$$\begin{aligned} G_{(-1,w)}= & {} \{{\underline{2}}-t,\underline{ty}+x,\underline{z^2}+y^2\},\; G_{(-1,v)} \\= & {} \{{\underline{2}}-t,\underline{ty}+x, \underline{xy}-tz^2, \underline{t^2z^2}+x^2, \underline{y^2}+z^2\}, \end{aligned}$$
yielding the following Gröbner basis of \({{\,\mathrm{in}\,}}_{\nu ,w}(I)\) and \({{\,\mathrm{in}\,}}_{\nu ,v}(I)\) under >:
$$\begin{aligned} G_{\nu ,w}=\{y, z^2\}, \quad G_{\nu ,v}=\{y,xy,z^2,y^2\}. \end{aligned}$$
One immediately sees that both initial ideals coincide, meaning that the two Gröbner cones \(C_{(-1,w)}(\pi ^{-1}I)\) and \(C_{(-1,v)}(\pi ^{-1}I)\) are mapped to the same Gröbner polytope \(C_{\nu _2,w}(I)=C_{\nu _2,v}(I)\).
Fig. 5

Computing Gröbner bases over valued fields in Singular

Remark 1

(p-adic Gröbner bases) By [18, Sect. 2.4], a Gröbner basis of an ideal \(I\unlhd K[x]\) over valued fields with respect to a weight vector \(w\in {\mathbb {R}}^n\) is a finite generating set whose initial forms generate the initial ideal \({{\,\mathrm{in}\,}}_{\nu ,w}(I)\). By Corollary 4, \(\pi (G)\) is such a Gröbner basis if \(G\subseteq \pi ^{-1}I\unlhd {R\llbracket t\rrbracket [x]}\) is a standard basis under the monomial ordering \(>_w\).

Lines 1 to 6 in Fig. 5 illustrate the computation of a Gröbner bases over the 2-adic numbers in Singular: Line 3 creates the Katsura(4) ideal in \(x_1,\ldots ,x_4\), Line 5 homogenises it on \(x_0\) and adds the generator \(2-t\), and Line 6 computes its standard basis. Note that ds is a weighted ordering with weight vector \((-1,\ldots ,-1,-1)\) which is equivalent to a weighted ordering with weight vector \((0,\ldots ,0,-1)\) since the ideal is homogeneous in \(x_0,\ldots ,x_4\). Substituting t with 2 in stdI yields a Gröbner basis, however the monomials will be out of order since the ordering ignores the 2-adic valuation.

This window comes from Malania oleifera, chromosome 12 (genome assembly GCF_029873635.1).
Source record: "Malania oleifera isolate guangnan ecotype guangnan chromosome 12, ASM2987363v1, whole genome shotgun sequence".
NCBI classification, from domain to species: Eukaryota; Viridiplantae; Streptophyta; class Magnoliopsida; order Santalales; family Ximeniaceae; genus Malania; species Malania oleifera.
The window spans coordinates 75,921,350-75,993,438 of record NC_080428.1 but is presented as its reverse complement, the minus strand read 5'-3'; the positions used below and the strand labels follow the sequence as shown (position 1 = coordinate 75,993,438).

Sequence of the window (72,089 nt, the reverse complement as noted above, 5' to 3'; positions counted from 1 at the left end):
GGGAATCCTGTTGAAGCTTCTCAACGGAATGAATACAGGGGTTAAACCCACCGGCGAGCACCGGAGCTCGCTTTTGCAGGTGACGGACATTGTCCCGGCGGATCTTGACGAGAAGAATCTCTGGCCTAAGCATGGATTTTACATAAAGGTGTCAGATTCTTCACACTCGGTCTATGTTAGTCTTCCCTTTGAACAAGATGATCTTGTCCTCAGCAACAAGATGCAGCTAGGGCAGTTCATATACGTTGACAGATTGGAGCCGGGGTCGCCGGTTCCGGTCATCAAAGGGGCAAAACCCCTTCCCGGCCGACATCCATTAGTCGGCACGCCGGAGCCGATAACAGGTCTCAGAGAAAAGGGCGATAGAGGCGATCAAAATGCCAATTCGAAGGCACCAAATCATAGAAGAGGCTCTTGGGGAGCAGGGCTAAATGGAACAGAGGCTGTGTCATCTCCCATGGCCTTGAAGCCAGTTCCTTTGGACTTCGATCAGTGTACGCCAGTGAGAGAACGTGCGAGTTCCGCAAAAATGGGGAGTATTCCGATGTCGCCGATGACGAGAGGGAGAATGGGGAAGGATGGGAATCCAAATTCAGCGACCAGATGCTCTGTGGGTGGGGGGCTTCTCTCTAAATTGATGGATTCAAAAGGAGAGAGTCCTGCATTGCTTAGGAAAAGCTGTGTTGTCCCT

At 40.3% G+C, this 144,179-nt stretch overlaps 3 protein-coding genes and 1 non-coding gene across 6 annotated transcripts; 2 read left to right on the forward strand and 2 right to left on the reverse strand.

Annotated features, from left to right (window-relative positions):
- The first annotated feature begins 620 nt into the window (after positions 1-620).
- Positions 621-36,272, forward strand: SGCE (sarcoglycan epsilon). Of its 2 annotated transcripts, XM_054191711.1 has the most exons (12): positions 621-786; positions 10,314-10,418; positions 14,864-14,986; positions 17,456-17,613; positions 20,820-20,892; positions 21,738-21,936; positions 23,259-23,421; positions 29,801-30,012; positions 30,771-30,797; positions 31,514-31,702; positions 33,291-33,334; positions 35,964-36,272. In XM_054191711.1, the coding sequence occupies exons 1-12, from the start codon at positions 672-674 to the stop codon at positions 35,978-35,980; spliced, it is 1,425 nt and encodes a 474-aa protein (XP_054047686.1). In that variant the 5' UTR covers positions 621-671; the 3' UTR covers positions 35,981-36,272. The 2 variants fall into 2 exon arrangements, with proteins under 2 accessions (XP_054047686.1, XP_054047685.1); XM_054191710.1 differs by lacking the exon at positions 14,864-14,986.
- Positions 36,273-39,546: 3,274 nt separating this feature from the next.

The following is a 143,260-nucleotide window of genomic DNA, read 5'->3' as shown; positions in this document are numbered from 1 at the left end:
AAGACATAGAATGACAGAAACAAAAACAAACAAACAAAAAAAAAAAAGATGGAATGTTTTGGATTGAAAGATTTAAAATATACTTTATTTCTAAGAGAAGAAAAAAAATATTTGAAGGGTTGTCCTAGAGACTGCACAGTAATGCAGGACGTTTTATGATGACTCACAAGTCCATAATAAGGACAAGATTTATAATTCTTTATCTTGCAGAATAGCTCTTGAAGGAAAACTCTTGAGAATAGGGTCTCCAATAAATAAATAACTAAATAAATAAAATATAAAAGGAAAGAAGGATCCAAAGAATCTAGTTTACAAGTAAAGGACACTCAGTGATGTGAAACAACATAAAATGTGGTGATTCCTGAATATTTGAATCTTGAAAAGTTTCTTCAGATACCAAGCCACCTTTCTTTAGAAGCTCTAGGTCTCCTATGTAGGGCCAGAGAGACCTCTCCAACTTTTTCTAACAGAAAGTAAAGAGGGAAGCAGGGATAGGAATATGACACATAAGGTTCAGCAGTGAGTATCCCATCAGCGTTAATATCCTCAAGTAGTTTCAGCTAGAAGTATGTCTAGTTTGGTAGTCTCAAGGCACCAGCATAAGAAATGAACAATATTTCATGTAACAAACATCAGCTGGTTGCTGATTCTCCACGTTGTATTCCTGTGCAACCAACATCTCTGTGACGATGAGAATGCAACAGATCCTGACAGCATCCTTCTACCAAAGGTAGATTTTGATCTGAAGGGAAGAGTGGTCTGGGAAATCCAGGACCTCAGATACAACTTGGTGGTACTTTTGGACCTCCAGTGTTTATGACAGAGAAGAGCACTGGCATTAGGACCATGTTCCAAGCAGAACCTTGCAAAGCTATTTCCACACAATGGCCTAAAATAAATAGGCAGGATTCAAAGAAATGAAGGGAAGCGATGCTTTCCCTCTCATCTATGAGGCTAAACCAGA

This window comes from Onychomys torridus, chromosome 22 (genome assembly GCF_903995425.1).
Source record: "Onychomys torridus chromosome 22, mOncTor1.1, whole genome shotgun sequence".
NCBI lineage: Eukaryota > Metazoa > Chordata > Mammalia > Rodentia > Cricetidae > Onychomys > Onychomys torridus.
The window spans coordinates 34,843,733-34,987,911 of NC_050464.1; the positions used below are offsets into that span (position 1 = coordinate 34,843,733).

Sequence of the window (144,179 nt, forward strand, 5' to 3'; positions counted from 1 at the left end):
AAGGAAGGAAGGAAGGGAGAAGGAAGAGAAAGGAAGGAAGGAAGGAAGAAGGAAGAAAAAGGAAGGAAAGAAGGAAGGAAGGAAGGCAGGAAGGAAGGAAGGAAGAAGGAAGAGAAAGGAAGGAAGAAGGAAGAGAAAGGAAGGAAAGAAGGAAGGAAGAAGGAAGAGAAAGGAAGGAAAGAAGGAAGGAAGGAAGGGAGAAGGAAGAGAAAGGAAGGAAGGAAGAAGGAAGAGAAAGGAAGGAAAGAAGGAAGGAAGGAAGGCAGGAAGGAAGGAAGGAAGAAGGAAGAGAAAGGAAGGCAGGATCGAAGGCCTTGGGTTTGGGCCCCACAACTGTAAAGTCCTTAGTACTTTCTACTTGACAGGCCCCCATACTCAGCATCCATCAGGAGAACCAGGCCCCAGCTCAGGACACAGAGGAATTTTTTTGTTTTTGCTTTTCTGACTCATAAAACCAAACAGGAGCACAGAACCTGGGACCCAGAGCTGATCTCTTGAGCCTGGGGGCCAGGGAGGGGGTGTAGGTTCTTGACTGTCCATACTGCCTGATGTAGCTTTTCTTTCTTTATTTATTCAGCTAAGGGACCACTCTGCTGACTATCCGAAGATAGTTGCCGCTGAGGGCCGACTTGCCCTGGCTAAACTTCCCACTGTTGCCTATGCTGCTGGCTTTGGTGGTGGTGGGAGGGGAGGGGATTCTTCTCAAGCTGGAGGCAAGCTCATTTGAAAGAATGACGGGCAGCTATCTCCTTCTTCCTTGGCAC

Lines 7 to 12 in Fig. 5 construct the initial ideal: Line 7 forces Singular to do tail reductions even though this might cause infinite loops in non-global orderings. Line 8 reduces stdI with respect to \(2-t\), so that the minimal degrees in t reflect the 2-valuations. Line 9 computes the desired initial form, and Line 10 replaces all t with 1 so that Line 12 can safely pass to a polynomial ring without t over the residue field.

Table 1 shows timings of the gfan command gfan_padic –groebnerBasis by Anders Jensen [14], the Macaulay2 Package GroebnerValuations by Andrew Chan [7, 10], an implementation of a p-adic Matrix-F5 algorithm by Tristan Vaccon in Sage [28, 34], and the standard basis engine of Singular over integers under mixed orderings [8]. We consider the following examples:
Cyclic(n)

In \({\mathbb {Q}}_2[x_0,\ldots ,x_n]\), the cyclic ideal in the variables \(x_1,\ldots ,x_n\), homogenised using the variable \(x_0\), and weight vector \((0,\ldots ,0)\).

Katsura(n)

In \({\mathbb {Q}}_2[x_0,\ldots ,x_n]\), the Katsura ideal in the variables \(x_1,\ldots ,x_n\), homogenised using the variable \(x_0\), and weight vector \((0,\ldots ,0)\).

Chan

In \({\mathbb {Q}}_3[x_0,\ldots ,x_4]\), the ideal \(\langle 2x_1^2+3x_1x_2+24x_3x_4, 8x_1^3+x_2x_3x_4+18x_3^2x_4\rangle \) and weight vector \((-1,-11,-3,-19)\) taken from [6, §3.6].